Charles Jackson (Rhode Island)

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Charles Jackson
Charles Jackson Governor.jpg
18th Governor of Rhode Island
In office
May 6, 1845 – May 6, 1846
Lieutenant GovernorByron Diman
Preceded byJames Fenner
Succeeded byByron Diman
Member of the Rhode Island House of Representatives
Personal details
Born(1797-03-04)March 4, 1797
Providence, Rhode Island
DiedJanuary 21, 1876(1876-01-21) (aged 78)
Providence, Rhode Island
Resting placeNorth Burial Ground
Political partyWhig,[1]
Liberation Party[2]
Spouse(s)Catharine Dexter,
Phebe Tisdale
Alma materBrown University
ProfessionLawyer, Businessman

Charles Jackson (March 4, 1797 – January 21, 1876) was the 18th Governor of Rhode Island from 1845 to 1846.

Political cartoon attacking Charles Jackson and others for freeing those convicted in the Dorr Rebellion.

Early life[edit]

Jackson was born in Providence, Rhode Island on March 4, 1797, and was the son of Richard Jackson, Jr..[3] He graduated from Brown University in 1817, and received a master's degree in 1820.[4] He also studied law with James Burrill, Jr., and was admitted to the bar in 1820.[5]

Business career[edit]

In addition to practicing law, Jackson was involved in several businesses, including a cotton manufacturing company. He also built a rubber factory after acquiring patent rights from Charles Goodyear. Jackson's ventures proved successful, and he later expanded into firearms as operator of the Burnside Rifle Works and a company that manufactured railroad equipment.

Political career[edit]

Jackson was active in politics as a Whig, served several terms in the Rhode Island House of Representatives, and was Speaker from 1841 to 1842. In 1843 he was a delegate to the state constitutional convention.[6]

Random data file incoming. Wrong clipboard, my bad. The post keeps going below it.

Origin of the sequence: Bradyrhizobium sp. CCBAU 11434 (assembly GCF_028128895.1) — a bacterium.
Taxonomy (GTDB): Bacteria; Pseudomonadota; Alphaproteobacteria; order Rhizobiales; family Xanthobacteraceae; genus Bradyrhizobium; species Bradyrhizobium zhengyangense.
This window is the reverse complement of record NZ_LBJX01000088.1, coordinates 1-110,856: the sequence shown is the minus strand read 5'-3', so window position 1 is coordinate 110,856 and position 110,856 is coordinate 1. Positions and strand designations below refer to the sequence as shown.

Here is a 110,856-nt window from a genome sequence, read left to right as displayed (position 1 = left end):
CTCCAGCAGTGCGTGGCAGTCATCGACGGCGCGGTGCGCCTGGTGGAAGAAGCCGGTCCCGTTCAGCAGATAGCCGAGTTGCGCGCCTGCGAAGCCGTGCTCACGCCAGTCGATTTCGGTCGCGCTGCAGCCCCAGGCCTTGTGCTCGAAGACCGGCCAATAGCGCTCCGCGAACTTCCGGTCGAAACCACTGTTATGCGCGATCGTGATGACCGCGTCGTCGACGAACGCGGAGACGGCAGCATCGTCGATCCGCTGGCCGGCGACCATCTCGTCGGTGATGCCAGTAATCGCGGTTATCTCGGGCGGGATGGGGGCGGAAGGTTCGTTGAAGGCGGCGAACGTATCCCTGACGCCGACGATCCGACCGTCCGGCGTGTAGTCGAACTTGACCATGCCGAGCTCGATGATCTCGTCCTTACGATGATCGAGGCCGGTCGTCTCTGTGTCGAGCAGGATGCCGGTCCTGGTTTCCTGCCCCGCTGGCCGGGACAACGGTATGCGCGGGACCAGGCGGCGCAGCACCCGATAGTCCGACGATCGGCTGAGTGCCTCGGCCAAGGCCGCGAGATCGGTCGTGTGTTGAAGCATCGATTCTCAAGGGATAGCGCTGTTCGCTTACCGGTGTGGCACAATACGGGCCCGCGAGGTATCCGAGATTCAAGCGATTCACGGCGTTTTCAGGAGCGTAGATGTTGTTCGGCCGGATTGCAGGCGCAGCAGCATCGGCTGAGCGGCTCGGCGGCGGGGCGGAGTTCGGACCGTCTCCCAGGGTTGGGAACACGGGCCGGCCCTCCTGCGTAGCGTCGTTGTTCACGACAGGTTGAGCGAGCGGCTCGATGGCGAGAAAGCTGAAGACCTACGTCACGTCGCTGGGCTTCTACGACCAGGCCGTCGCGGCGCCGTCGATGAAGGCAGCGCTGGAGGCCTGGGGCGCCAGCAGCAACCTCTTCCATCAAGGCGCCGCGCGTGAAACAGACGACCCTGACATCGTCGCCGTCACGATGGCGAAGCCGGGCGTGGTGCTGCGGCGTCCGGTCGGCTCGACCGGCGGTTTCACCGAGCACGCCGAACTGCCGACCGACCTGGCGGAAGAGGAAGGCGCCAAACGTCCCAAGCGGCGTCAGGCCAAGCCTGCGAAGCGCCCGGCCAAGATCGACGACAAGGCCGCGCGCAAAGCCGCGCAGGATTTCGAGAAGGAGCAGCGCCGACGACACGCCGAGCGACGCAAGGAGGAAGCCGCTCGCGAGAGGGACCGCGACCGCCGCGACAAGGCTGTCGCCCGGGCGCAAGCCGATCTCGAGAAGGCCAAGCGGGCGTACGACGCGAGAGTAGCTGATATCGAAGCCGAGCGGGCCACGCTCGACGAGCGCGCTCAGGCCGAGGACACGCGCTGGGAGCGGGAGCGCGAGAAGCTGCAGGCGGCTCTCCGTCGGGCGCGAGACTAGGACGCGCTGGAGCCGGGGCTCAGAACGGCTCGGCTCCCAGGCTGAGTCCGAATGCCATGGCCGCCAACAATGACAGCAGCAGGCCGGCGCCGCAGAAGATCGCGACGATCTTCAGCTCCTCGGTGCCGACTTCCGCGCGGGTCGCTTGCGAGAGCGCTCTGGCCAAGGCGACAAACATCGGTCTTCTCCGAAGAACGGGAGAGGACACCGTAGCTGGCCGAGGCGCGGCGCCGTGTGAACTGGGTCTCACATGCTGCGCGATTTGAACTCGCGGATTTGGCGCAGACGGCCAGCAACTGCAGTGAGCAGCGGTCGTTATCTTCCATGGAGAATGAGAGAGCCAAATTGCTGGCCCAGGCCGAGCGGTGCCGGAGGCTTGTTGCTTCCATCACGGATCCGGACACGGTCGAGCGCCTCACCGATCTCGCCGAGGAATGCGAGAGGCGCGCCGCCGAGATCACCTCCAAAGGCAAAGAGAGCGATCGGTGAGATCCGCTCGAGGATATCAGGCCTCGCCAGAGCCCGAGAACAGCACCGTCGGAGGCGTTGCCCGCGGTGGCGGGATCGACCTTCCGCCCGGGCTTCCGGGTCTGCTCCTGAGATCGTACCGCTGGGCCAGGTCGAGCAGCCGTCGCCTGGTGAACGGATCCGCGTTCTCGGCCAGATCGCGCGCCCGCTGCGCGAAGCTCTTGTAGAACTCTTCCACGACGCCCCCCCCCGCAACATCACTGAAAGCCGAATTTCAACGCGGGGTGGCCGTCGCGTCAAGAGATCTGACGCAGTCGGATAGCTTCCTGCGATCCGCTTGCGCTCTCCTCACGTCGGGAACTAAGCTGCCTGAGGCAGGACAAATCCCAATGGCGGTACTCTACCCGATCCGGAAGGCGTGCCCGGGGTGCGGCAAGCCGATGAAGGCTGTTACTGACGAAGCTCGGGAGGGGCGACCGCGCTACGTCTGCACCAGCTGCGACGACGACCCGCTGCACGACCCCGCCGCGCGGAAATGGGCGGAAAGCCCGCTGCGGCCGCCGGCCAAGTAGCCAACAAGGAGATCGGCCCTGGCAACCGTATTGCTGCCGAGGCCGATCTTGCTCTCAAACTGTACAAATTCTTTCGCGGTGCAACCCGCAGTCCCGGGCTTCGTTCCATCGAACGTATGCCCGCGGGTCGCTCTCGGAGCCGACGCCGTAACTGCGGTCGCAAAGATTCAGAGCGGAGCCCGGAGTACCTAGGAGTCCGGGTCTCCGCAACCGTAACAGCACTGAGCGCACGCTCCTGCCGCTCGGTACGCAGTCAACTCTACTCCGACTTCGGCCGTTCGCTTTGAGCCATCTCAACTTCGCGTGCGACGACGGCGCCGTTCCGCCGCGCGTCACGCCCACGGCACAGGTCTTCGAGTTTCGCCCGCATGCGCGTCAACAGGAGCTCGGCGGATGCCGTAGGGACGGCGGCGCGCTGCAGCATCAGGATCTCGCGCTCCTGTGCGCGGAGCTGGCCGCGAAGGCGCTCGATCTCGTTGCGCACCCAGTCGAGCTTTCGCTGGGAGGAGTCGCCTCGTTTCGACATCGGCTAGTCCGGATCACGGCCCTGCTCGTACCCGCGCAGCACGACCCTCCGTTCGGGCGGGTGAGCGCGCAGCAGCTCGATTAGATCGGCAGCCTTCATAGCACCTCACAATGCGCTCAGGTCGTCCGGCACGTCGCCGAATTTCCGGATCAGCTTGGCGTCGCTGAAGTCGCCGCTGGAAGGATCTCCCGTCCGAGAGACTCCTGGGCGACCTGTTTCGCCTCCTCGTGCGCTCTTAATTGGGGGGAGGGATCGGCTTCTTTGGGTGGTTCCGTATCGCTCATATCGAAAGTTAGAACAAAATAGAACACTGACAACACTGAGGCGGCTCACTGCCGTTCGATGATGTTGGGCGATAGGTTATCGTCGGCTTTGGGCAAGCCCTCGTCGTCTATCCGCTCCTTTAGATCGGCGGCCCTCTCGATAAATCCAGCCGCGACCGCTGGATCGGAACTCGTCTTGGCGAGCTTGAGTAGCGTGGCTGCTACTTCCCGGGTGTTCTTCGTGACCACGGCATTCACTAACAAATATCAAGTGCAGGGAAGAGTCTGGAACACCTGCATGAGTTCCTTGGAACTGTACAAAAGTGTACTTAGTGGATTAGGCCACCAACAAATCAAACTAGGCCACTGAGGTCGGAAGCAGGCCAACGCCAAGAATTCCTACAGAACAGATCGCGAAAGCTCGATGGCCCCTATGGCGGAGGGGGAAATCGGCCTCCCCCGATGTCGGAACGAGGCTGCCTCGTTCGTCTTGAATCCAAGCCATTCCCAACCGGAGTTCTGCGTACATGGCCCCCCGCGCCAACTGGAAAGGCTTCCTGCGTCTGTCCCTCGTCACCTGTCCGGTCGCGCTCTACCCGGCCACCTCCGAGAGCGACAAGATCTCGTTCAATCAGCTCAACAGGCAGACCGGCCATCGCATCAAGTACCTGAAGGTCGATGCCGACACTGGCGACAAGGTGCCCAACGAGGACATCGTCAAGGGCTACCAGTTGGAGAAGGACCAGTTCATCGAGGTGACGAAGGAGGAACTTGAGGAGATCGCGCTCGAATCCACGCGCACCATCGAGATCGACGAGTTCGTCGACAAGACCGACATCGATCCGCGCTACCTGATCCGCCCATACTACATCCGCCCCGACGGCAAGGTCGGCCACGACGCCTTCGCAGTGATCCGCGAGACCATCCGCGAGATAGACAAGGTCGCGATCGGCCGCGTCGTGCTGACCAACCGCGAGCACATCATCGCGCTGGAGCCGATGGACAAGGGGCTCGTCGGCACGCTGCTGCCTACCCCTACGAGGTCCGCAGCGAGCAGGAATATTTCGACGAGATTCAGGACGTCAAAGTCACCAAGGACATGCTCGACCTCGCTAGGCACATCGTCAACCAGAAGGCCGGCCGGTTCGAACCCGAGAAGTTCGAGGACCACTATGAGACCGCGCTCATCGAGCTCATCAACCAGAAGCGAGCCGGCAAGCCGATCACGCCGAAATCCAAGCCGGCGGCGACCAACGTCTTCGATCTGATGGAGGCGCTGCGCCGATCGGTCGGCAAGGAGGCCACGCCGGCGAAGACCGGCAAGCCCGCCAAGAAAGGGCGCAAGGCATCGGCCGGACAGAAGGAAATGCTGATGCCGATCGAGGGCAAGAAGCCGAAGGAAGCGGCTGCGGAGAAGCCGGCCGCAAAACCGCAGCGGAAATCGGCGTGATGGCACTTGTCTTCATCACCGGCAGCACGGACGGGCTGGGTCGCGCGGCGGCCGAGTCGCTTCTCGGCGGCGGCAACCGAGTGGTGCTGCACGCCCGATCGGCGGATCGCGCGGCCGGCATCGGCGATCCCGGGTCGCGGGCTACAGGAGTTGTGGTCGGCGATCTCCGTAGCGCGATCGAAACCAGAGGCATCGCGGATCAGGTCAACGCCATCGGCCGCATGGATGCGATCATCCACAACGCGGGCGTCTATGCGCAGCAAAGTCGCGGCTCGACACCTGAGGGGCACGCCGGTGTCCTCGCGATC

Jackson served as governor from 1845 to 1846, after defeating incumbent James Fenner. He was elected as a Whig identified with the Liberation movement, which advocated freedom for those imprisoned as a result of the Dorr Rebellion. Jackson signed a bill freeing rebellion leader Thomas Wilson Dorr and all others who had been convicted. In response, Whig opponents of freeing Dorr organized a "Law & Order Party." Jackson was nominated for governor by the Democrats, and was defeated by Lieutenant Governor Byron Diman.

In 1857 Jackson was an unsuccessful candidate for the United States Senate.[7]

Death and burial[edit]

Jackson died in Providence on January 21, 1876. He was buried at North Burial Ground in Providence.[8]


Jackson was married twice. His first wife was Catherine Dexter (1805-1832), whom he married in 1827. In 1836 he married Phebe Tisdale (died March 3, 1883) of Scituate, Rhode Island. He had seven children, five of whom lived to adulthood.


  1. ^ "Rhode Island Governor Charles Jackson". National Governors Association. Retrieved 25 March 2015.
  2. ^ "Rhode Island Governors 1640 – Present". Rhode Island Secretary of State. State of Rhode Island. Retrieved 25 March 2015.
  3. ^ James T. White & Company, The National Cyclopedia of American Biography, Volume IX, 1899, page 397
  4. ^ Brown University, Historical Catalogue of Brown University, 1764-1914, 1914, page 97
  5. ^ Daniel Webster, author, Andrew J. King, editor, The Papers of Daniel Webster, 1989, page 896
  6. ^ Rhode Island Historical Society, Annual Meeting Proceedings, President's Address, 1910, page 15
  7. ^ Rhode Island Department of State, State of Rhode Island Manual, 1914, page 155
  8. ^ Rhode Island Genealogical Society, North Burial Ground, Providence, Rhode Island: Old Section, 1700-1848, 2000, page 275

External links[edit]

Political offices
Preceded by
James Fenner
Governor of Rhode Island
Succeeded by
Byron Diman